Stevenson’s earlier case studies looking at cultures where reincarnation is part of the official culture have often be hailed as providing highly persuasive evidence, but the same could not be said for this present collection, which even Stevenson has to concede is disappointing. Essentially the cases divide into two broad categories. One is of adults claiming that a child in their family has anomalous memories, etc. of some deceased family member. Looking at these cases one notes that often there is no actual evidence, just one persons assertion, sometimes partially backed up by the child in later life; but significant others in the family have the tendency not to be available for interview, not interested, cannot remember etc. Is there any reason to believe that these cases are anything other than either childish utterances misperceived through grief and wishful thinking, or some form of (relatively) benign Munchausen’s syndrome by proxy? I cannot find any here. The second cluster consists of alleged memories of past lives in the sort of historical eras beloved of historical novelists (the Crusades, the battles of Sedgemore and Culloden, and the Second World War feature). Furthermore these past lives tend to be dramatic - where are all the reincarnations of the generations of illiterate farm workers who lead dull but worthy lives all over the world?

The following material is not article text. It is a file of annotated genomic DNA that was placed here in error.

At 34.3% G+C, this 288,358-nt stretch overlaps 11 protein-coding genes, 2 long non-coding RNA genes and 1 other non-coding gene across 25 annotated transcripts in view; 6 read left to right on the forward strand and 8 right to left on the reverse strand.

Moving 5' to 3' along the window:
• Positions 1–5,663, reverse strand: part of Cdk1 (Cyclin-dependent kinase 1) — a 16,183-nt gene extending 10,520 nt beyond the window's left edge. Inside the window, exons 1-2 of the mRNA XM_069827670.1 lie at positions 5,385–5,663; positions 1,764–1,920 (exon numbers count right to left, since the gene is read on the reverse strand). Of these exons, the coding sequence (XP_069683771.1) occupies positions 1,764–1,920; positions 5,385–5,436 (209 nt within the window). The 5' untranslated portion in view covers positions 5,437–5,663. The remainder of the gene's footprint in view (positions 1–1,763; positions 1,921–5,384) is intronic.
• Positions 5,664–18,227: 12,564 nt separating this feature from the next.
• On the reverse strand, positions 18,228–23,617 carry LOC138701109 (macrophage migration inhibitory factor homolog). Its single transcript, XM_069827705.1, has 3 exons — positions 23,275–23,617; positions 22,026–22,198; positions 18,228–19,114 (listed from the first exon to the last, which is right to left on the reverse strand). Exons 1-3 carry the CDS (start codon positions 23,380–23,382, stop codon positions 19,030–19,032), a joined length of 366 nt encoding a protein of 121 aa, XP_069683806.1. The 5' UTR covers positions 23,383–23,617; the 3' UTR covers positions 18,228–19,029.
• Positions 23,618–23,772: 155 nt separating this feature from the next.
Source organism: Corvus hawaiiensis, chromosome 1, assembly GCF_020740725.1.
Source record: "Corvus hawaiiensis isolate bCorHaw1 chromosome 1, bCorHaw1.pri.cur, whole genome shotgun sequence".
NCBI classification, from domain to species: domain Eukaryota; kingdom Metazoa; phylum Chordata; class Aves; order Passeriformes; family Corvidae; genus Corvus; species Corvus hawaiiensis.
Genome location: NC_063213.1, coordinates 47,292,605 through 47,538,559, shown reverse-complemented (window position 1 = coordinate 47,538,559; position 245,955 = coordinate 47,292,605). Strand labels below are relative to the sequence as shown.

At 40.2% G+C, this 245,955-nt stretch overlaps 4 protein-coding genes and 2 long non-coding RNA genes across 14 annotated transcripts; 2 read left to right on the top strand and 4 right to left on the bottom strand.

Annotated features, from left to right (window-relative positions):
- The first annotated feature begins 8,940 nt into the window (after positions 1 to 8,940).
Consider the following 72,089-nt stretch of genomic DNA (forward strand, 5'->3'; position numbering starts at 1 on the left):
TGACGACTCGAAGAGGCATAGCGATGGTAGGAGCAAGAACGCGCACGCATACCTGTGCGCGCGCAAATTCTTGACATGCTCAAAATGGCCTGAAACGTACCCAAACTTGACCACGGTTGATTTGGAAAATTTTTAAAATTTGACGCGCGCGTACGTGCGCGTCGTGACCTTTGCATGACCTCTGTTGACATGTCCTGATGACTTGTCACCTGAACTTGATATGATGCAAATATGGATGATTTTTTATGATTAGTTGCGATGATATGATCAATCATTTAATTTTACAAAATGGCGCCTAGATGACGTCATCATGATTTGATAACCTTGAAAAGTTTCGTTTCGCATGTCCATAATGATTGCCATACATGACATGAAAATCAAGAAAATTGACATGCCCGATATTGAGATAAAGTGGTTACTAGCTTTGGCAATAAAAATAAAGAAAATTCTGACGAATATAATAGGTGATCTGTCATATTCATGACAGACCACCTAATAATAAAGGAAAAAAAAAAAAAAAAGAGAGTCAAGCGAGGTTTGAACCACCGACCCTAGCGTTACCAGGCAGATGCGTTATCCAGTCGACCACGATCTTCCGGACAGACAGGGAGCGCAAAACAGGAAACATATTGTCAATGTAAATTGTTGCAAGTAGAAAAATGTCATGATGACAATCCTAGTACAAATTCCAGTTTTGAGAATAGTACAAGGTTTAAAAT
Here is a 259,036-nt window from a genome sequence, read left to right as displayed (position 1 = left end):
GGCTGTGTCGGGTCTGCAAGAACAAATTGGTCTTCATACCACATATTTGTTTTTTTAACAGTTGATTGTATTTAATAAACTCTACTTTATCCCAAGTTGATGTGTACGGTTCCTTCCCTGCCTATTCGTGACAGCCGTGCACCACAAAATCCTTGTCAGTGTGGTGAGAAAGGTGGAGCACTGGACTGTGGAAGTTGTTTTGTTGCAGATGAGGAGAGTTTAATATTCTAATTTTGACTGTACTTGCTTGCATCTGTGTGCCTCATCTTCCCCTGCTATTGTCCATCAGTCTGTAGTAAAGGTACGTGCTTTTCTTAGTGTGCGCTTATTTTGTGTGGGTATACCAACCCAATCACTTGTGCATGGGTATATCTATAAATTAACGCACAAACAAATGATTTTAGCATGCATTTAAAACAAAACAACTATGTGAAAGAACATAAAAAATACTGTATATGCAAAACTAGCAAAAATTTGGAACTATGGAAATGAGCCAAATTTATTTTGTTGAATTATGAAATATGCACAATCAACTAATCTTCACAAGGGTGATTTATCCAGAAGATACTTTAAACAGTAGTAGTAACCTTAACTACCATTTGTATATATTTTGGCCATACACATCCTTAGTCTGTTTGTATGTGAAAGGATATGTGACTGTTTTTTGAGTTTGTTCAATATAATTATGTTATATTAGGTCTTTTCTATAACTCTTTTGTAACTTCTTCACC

What is significant in this book is the extent to which Stevenson tries to retrieve a crumb of the paranormal from even the most unpromising cases. What we are seeing is not an open-minded enquiry but a determination to believe, which it takes quite a mountain of evidence to overcome.